Who Becomes a Stay-at-Home-Mother?

 

The Institute of Family Studies (IFS) posted some interesting research this morning about who in our society becomes a stay-at-home-mother. Of note, it’s mostly the rich and the poor, and it’s related to the cost of childcare:

Rich women can afford not to work, and poor women make less than they would pay for childcare. It’s the families in the middle who feel the crunch of astronomically high childcare costs, forced to work full-time in order to justify how much they’re spending on childcare.

Anecdotally, I’ve had a number of friends with advanced degrees who, despite wanting to work part-time or take some time off, remain in the workforce full-time in order to justify the time and expense of their degrees, and continue paying off loans.

Only one-third of mothers want to work full-time, and yet, many more do, thanks to the economic factors at play:

Again, anecdotally, this jives with my experience for the last five years being a stay-at-home mother. I chose to stay home for both economic and ideological reasons, but for most of my fellow stay-at-home friends, the choice was largely made because of money.

Taking all of this into account, it’s a shame we still frame the stay-at-home vs. working mother “mommy war” as purely ideological, when it is, statistically, anything but.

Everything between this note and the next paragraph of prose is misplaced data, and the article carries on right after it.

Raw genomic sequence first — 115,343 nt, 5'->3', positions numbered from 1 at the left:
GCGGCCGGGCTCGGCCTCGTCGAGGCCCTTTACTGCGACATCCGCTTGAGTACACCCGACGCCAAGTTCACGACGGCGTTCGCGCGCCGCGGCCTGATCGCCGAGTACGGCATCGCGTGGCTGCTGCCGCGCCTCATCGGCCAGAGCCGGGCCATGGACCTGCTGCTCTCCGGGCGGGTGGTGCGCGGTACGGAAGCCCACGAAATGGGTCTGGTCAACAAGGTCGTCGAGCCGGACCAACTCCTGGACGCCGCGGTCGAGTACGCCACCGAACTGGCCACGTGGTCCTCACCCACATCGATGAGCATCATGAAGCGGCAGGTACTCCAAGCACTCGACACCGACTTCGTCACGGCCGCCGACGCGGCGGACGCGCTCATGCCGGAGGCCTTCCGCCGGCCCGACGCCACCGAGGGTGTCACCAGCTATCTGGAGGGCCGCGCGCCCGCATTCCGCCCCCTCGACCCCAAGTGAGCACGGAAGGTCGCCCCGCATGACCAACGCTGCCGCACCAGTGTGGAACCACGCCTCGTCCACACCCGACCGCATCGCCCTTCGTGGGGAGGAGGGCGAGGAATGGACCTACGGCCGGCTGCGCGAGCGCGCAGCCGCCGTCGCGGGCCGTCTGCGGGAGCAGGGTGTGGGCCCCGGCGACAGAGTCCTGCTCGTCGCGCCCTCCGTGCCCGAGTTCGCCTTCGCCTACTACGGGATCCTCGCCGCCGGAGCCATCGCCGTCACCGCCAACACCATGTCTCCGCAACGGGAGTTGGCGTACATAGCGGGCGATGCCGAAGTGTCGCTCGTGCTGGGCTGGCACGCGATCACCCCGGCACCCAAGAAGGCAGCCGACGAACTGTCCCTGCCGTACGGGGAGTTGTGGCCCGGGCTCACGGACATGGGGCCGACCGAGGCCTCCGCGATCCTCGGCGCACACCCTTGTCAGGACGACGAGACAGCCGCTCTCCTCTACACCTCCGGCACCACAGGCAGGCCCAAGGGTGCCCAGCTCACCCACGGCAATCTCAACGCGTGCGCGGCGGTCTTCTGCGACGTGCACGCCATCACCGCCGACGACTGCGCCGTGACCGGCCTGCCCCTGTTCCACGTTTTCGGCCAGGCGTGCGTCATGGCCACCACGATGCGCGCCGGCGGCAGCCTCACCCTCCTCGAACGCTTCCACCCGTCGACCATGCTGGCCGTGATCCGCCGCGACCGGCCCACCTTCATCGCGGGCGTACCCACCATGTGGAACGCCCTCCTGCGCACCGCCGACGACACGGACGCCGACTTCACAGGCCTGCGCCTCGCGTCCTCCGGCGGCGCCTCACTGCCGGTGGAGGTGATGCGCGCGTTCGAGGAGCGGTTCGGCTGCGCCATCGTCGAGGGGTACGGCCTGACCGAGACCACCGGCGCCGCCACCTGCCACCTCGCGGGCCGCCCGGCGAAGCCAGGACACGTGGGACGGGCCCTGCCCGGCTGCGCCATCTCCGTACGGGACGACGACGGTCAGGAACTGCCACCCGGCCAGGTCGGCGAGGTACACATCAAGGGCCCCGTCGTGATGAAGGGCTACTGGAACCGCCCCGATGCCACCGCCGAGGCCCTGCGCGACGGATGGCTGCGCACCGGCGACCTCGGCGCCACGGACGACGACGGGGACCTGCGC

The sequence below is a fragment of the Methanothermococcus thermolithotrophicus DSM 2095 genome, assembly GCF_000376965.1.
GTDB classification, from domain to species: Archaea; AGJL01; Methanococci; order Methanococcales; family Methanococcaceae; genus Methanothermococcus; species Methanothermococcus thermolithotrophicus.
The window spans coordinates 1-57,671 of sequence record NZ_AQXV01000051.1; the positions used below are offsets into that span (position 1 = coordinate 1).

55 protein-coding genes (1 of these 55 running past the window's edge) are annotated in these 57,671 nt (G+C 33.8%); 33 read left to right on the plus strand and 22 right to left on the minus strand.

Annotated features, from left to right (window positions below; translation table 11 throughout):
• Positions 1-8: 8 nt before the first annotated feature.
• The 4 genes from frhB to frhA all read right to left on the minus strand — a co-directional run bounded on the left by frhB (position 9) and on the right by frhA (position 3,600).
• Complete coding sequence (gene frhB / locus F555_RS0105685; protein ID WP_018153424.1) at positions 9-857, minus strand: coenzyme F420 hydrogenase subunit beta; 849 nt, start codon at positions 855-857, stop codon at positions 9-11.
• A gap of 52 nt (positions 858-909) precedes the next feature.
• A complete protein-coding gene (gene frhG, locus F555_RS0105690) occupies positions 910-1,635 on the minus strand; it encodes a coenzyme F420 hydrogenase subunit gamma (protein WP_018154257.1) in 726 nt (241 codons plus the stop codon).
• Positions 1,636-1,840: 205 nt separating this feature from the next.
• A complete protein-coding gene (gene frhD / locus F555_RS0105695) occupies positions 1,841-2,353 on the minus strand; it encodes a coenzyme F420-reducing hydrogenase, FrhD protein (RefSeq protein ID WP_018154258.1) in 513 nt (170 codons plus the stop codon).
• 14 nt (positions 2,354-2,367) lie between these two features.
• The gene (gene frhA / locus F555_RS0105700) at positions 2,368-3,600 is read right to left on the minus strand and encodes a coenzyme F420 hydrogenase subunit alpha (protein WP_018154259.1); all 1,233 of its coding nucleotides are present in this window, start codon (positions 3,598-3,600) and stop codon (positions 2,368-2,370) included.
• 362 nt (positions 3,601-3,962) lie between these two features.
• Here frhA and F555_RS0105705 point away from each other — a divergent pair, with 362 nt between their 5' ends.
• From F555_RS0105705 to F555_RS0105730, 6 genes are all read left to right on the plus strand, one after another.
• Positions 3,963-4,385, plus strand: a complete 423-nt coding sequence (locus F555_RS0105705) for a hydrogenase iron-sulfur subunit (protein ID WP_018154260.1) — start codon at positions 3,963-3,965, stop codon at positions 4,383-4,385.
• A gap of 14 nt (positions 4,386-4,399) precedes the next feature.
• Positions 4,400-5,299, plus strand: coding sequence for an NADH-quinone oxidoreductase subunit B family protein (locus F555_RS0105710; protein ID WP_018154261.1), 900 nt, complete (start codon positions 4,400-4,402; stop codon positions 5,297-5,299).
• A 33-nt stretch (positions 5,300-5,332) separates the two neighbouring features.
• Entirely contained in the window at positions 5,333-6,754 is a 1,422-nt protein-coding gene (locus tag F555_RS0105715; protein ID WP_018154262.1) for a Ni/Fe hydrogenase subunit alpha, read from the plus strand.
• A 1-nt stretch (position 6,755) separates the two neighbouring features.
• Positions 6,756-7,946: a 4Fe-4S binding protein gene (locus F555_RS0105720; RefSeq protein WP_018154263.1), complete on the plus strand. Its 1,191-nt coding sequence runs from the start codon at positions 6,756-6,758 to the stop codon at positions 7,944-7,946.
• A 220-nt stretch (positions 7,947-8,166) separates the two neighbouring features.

Published in Marriage
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There are 4 comments.

  1. Member

    Thanks for the post. I love philosophy and debates but we need more data-driven articles. 

    • #1
    • January 23, 2019, at 12:37 PM PDT
    • 1 like
  2. Member

    I can only speak for my family but My wife and I made the decision for her to stay home when we were young marrieds and we fell right into the middle of the financial spectrum (was better if she worked but it would have been a wash with the costs of childcare). Our decision was a combination of our religious convictions, my experience as a child of a single parent home and hers as a child of parents who also had a stay at home mother. It was really a question of what was best for our children and the thought of delivering them to another’s care did not appeal. We chose to tighten our belts and live within our means instead. Before we made the decision the financial question weighed heavily on my mind but once we began our journey it became a non factor rather quickly.

    • #2
    • January 23, 2019, at 4:47 PM PDT
    • 6 likes
  3. Member

    It was a long time ago for us (Our kids have kids now), but my wife came home from work for two reasons: 1. The cost of daycare for two basically ate up her entire paycheck, and 2) being in day care (AKA: Germ Factories) meant the boys were perpetually fighting illness. When they came home, they immediately got healthier.

    • #3
    • January 24, 2019, at 6:36 AM PDT
    • 1 like
  4. Thatcher

    We were fortunate in that my wife could work out of the house. We had the best of both worlds – a stay-at-home mom with income . . .

    • #4
    • January 24, 2019, at 6:58 AM PDT
    • Like